Despite Beijing’s displeasure, the latest round of US sanctions on foreign banks associated with North Korea is preferable to military options that could trigger a full-scale war, says Matthew Cottee.

Donald Trump at UN General Assembly

By Matthew Cottee, Research Associate, Non-proliferation and Nuclear Policy

Shortly after North Korea’s sixth and largest nuclear test on 3 September, United States Treasury Secretary Steven Mnuchin warned that if the international community’s response was unsatisfactory, the US would compel key states to make a decision: stop facilitating trade with North Korea or lose access to the US and international dollar system. Mnuchin threatened an executive order that was prepared and ready for the president’s signature; this has now been brought into force. The new measures impose ‘a range of sanctions, such as suspending U.S. correspondent account access to any foreign bank that knowingly conducts or facilitates significant transactions tied to trade with North Korea or certain designated persons’.

Such economic threats may appear inconsequential when compared with President Trump’s bellicose address at the United Nations General Assembly this week, in which he threatened to ‘totally destroy North Korea’. In Beijing, however, this latest development will be viewed as highly controversial and will likely further escalate tensions between key stakeholders.

Heightening the pressure on Pyongyang

The swift passage of UN Security Council Resolution 2375 earlier in September – unanimous support for which was not guaranteed – earned the US administration some elusive praise and brought some immediate action. On 11 September, China’s central bank reportedly told banks to strictly implement UN sanctions against North Korea. Trump welcomed this move, although it was obviously not deemed to be tough enough. The Trump administration, presumably unhappy with the progress it has seen, is prepared to exert the power of the US financial system to force Beijing, in particular, to do more.

Aside from Mnuchin’s explicit warnings, the US Treasury had already telegraphed its likely direction of travel. In June it labelled the Chinese Bank of Dandong ‘a foreign bank of primary money laundering concern’. Although small in the grand scheme of things, this was a symbolically significant move. Beijing has frequently conveyed its displeasure at ‘long-arm jurisdiction’ and warned the US that further secondary sanctions would be an escalatory move amid deteriorating bilateral relations. With this new executive order, the US administration has decidedly upped the ante.

Economics aside, latest move highly provocative

From an economic point of view, there is no real decision to be made. Trade between China and North Korea was estimated to be worth US$2.6 billion in the first half of 2017, compared with the hundreds of billions that China earns via international dollar markets. Politically, however, this move will be incendiary and will further exacerbate tensions in the region. Forcing China to choose between trade with North Korea and the US is provocative, particularly during final preparations for China’s Communist Party Congress, when President Xi Jinping is seeking a period of calm and predictability.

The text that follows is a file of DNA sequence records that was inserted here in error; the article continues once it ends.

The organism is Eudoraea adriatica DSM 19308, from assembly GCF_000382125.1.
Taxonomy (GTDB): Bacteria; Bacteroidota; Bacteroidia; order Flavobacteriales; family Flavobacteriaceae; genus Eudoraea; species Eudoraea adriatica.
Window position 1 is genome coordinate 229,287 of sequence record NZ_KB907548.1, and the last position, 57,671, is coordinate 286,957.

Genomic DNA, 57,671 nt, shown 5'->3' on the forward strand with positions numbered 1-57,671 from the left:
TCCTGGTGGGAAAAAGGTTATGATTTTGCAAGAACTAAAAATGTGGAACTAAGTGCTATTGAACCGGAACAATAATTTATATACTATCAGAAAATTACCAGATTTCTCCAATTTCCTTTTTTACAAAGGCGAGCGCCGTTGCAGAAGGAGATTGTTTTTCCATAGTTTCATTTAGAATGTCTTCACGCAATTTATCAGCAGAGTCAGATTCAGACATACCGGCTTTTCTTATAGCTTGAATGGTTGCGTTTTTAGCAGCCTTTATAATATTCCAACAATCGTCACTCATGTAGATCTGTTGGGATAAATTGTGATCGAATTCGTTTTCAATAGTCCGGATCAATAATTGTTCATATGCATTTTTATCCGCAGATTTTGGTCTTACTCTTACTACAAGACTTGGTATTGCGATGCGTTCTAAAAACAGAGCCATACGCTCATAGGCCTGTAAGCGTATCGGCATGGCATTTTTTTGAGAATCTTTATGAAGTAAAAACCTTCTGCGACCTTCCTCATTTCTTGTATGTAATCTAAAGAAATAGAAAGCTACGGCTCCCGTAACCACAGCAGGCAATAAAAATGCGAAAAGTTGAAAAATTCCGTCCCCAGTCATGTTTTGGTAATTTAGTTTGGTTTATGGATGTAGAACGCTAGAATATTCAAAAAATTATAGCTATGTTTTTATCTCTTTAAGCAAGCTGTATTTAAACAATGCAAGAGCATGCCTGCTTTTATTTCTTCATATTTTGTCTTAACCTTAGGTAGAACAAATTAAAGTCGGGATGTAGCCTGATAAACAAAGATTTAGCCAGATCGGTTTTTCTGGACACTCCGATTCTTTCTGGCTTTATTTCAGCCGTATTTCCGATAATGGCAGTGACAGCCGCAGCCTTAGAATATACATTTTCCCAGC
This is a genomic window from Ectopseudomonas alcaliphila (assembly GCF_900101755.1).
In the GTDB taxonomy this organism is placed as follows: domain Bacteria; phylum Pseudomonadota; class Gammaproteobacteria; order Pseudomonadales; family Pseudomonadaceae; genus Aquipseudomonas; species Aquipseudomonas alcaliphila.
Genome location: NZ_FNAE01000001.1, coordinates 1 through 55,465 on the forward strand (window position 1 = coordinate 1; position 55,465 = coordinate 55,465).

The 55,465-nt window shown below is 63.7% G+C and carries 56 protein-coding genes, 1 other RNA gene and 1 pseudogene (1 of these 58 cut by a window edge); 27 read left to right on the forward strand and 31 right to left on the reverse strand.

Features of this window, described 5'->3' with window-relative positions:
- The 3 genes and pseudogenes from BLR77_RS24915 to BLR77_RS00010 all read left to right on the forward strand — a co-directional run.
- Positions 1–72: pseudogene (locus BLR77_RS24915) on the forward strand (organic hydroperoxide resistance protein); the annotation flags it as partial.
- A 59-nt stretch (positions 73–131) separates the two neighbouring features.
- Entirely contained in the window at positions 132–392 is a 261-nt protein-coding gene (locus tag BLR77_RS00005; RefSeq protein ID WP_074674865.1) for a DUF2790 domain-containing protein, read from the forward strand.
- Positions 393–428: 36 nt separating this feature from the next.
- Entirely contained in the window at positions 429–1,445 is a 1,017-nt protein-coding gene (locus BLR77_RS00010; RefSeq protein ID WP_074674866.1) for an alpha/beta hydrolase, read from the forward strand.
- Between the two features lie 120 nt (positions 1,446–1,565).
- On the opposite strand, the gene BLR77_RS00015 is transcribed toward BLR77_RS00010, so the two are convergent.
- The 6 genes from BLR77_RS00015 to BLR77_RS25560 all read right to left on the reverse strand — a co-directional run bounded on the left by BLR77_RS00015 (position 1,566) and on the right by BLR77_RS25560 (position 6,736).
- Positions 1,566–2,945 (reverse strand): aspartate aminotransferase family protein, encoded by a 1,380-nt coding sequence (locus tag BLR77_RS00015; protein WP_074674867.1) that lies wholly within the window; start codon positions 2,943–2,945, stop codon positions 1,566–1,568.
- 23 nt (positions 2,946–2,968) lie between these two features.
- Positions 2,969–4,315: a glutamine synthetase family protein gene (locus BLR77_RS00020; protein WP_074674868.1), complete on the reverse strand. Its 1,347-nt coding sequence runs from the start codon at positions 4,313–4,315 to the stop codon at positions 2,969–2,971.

There have been signs that China might be beginning to rethink its relationship with its supposed ally. Recent public murmurings from Chinese scholars have proposed a shift in how Beijing should approach Pyongyang. Writing in Foreign Affairs, Zhu Feng argued that ‘Beijing must face the reality that the Kim family’s nuclear and missile programs are opposed to Chinese interests and a threat to regional stability.’ Similarly, Jia Qingguo concluded: ‘North Korea has largely ignored China’s efforts … When war becomes a real possibility, China must be prepared. And, with this in mind, China must be more willing to consider talks with concerned countries on contingency plans.’ In the wake of the new executive order, such dialogue may now be harder to initiate.

This new economic move represents part of a broader US strategy of heightened pressure. While Trump has been blustering in public, behind the scenes US diplomats have been successfully lobbying for states around the world to cut trade and diplomatic ties with Pyongyang; this month four countries expelled North Korean ambassadors.

By further isolating North Korea diplomatically and restricting its ability to trade, it is hoped that North Korea will have no option but to enter into talks over its missile and nuclear programmes. Whether a government that allowed up to two million of its people to starve in the 1990s will succumb to pressure remains questionable. Controversial and potentially futile though it may be, however, threatening access to the US financial system is preferable to military options that could trigger a full-scale war.

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